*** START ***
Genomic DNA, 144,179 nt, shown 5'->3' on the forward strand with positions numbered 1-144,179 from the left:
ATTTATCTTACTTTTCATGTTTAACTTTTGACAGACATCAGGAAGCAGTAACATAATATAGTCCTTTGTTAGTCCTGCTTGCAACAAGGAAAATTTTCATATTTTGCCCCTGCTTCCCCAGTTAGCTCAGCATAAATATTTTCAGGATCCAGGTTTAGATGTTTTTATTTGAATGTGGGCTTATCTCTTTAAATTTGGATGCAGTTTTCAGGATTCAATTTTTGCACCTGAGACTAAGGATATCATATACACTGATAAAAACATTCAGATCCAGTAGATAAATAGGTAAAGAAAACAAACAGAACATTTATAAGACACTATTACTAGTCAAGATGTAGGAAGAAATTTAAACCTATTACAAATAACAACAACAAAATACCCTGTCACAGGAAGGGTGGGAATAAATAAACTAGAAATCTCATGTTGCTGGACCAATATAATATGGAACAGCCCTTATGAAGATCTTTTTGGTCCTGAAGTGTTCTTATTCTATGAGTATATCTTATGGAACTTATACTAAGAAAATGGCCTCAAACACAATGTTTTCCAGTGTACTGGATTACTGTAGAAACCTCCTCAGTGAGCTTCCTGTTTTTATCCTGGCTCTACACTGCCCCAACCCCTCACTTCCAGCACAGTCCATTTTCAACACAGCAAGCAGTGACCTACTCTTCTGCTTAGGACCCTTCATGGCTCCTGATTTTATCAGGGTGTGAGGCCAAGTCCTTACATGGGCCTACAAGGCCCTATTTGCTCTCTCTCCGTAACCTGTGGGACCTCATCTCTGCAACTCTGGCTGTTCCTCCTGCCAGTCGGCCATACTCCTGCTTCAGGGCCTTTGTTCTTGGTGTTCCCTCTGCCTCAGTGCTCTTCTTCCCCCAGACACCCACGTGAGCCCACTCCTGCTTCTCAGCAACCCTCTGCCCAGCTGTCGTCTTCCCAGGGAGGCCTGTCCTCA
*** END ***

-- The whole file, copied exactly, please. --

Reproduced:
Genomic DNA, 144,179 nt, shown 5'->3' on the forward strand with positions numbered 1-144,179 from the left:
ATTTATCTTACTTTTCATGTTTAACTTTTGACAGACATCAGGAAGCAGTAACATAATATAGTCCTTTGTTAGTCCTGCTTGCAACAAGGAAAATTTTCATATTTTGCCCCTGCTTCCCCAGTTAGCTCAGCATAAATATTTTCAGGATCCAGGTTTAGATGTTTTTATTTGAATGTGGGCTTATCTCTTTAAATTTGGATGCAGTTTTCAGGATTCAATTTTTGCACCTGAGACTAAGGATATCATATACACTGATAAAAACATTCAGATCCAGTAGATAAATAGGTAAAGAAAACAAACAGAACATTTATAAGACACTATTACTAGTCAAGATGTAGGAAGAAATTTAAACCTATTACAAATAACAACAACAAAATACCCTGTCACAGGAAGGGTGGGAATAAATAAACTAGAAATCTCATGTTGCTGGACCAATATAATATGGAACAGCCCTTATGAAGATCTTTTTGGTCCTGAAGTGTTCTTATTCTATGAGTATATCTTATGGAACTTATACTAAGAAAATGGCCTCAAACACAATGTTTTCCAGTGTACTGGATTACTGTAGAAACCTCCTCAGTGAGCTTCCTGTTTTTATCCTGGCTCTACACTGCCCCAACCCCTCACTTCCAGCACAGTCCATTTTCAACACAGCAAGCAGTGACCTACTCTTCTGCTTAGGACCCTTCATGGCTCCTGATTTTATCAGGGTGTGAGGCCAAGTCCTTACATGGGCCTACAAGGCCCTATTTGCTCTCTCTCCGTAACCTGTGGGACCTCATCTCTGCAACTCTGGCTGTTCCTCCTGCCAGTCGGCCATACTCCTGCTTCAGGGCCTTTGTTCTTGGTGTTCCCTCTGCCTCAGTGCTCTTCTTCCCCCAGACACCCACGTGAGCCCACTCCTGCTTCTCAGCAACCCTCTGCCCAGCTGTCGTCTTCCCAGGGAGGCCTGTCCTCA